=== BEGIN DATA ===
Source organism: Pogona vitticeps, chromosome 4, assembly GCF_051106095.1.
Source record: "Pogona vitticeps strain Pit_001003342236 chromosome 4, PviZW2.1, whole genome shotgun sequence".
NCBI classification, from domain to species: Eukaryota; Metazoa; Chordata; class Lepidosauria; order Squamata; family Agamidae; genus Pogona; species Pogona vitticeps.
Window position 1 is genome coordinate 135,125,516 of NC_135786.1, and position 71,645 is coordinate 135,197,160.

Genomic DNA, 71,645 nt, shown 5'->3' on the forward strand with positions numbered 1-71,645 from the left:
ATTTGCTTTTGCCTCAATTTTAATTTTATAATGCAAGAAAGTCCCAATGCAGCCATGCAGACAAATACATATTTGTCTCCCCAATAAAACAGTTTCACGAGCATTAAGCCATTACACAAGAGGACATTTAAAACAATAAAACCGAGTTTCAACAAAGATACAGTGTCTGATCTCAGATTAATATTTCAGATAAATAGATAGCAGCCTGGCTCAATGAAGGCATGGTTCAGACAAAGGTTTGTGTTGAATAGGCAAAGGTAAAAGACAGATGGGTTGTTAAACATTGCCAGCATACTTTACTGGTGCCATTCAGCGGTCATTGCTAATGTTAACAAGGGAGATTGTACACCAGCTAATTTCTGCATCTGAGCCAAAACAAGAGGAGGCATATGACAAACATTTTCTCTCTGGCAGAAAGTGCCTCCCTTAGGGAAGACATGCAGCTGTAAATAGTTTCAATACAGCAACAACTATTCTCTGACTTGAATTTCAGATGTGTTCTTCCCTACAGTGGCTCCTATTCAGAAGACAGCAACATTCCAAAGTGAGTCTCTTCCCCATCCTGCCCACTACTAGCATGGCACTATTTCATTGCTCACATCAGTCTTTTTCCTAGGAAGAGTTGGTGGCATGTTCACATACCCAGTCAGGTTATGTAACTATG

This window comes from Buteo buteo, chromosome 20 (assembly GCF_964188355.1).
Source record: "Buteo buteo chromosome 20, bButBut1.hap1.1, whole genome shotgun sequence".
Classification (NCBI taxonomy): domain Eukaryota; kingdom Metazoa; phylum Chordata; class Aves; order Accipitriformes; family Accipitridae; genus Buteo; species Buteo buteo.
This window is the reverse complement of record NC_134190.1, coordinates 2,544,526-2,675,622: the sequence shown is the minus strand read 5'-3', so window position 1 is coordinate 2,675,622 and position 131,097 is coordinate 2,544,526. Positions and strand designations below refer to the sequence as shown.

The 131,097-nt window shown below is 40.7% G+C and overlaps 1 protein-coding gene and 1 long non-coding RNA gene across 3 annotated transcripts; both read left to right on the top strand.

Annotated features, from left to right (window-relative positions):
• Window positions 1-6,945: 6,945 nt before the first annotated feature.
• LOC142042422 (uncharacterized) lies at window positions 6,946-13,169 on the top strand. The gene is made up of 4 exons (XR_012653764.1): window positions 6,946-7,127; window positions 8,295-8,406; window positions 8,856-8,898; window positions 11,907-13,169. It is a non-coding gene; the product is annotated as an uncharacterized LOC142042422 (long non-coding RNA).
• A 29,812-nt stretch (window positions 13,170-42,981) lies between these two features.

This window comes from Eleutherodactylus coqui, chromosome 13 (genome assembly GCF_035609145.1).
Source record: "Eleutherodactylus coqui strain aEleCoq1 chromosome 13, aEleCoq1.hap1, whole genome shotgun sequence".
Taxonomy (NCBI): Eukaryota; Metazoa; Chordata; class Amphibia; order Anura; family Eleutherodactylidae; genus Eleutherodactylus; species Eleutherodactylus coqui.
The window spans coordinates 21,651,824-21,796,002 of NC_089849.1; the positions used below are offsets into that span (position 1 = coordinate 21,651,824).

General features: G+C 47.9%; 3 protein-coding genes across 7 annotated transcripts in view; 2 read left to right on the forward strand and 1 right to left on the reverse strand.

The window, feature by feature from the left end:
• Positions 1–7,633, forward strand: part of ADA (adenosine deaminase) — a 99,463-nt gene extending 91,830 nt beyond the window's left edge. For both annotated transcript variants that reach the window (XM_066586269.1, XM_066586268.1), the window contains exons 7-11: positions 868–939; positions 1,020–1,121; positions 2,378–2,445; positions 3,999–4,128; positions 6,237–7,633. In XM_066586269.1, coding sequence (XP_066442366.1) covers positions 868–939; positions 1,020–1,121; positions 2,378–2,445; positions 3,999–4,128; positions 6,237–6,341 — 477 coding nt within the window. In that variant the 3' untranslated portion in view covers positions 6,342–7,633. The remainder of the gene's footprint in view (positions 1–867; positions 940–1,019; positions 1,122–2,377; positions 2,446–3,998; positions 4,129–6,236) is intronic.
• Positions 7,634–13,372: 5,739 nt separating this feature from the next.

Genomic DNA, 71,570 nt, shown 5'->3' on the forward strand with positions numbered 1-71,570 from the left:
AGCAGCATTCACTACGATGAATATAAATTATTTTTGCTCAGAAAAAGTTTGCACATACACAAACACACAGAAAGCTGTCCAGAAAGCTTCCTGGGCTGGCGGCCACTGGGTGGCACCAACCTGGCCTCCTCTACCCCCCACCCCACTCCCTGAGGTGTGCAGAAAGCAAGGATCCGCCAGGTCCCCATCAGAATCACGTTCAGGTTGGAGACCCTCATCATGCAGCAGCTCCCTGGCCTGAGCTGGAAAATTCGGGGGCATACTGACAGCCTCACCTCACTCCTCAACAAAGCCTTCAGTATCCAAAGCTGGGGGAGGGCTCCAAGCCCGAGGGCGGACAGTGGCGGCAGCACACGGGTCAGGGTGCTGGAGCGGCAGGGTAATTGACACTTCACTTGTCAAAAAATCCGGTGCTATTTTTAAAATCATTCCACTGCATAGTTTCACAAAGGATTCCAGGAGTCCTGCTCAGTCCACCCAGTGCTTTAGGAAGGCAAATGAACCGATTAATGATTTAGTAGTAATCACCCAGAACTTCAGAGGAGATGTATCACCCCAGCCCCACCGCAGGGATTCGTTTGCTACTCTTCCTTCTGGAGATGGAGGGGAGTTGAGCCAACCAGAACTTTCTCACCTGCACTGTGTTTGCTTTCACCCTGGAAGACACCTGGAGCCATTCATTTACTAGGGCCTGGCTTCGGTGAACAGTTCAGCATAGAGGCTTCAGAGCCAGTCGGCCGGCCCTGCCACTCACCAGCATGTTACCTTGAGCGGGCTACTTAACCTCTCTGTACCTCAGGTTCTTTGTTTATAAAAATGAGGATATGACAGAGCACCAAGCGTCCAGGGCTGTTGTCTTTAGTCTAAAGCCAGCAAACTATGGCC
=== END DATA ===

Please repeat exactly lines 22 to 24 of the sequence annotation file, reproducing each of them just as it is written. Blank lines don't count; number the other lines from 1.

• Positions 1–7,633, forward strand: part of ADA (adenosine deaminase) — a 99,463-nt gene extending 91,830 nt beyond the window's left edge. For both annotated transcript variants that reach the window (XM_066586269.1, XM_066586268.1), the window contains exons 7-11: positions 868–939; positions 1,020–1,121; positions 2,378–2,445; positions 3,999–4,128; positions 6,237–7,633. In XM_066586269.1, coding sequence (XP_066442366.1) covers positions 868–939; positions 1,020–1,121; positions 2,378–2,445; positions 3,999–4,128; positions 6,237–6,341 — 477 coding nt within the window. In that variant the 3' untranslated portion in view covers positions 6,342–7,633. The remainder of the gene's footprint in view (positions 1–867; positions 940–1,019; positions 1,122–2,377; positions 2,446–3,998; positions 4,129–6,236) is intronic.
• Positions 7,634–13,372: 5,739 nt separating this feature from the next.

Genomic DNA, 71,570 nt, shown 5'->3' on the forward strand with positions numbered 1-71,570 from the left: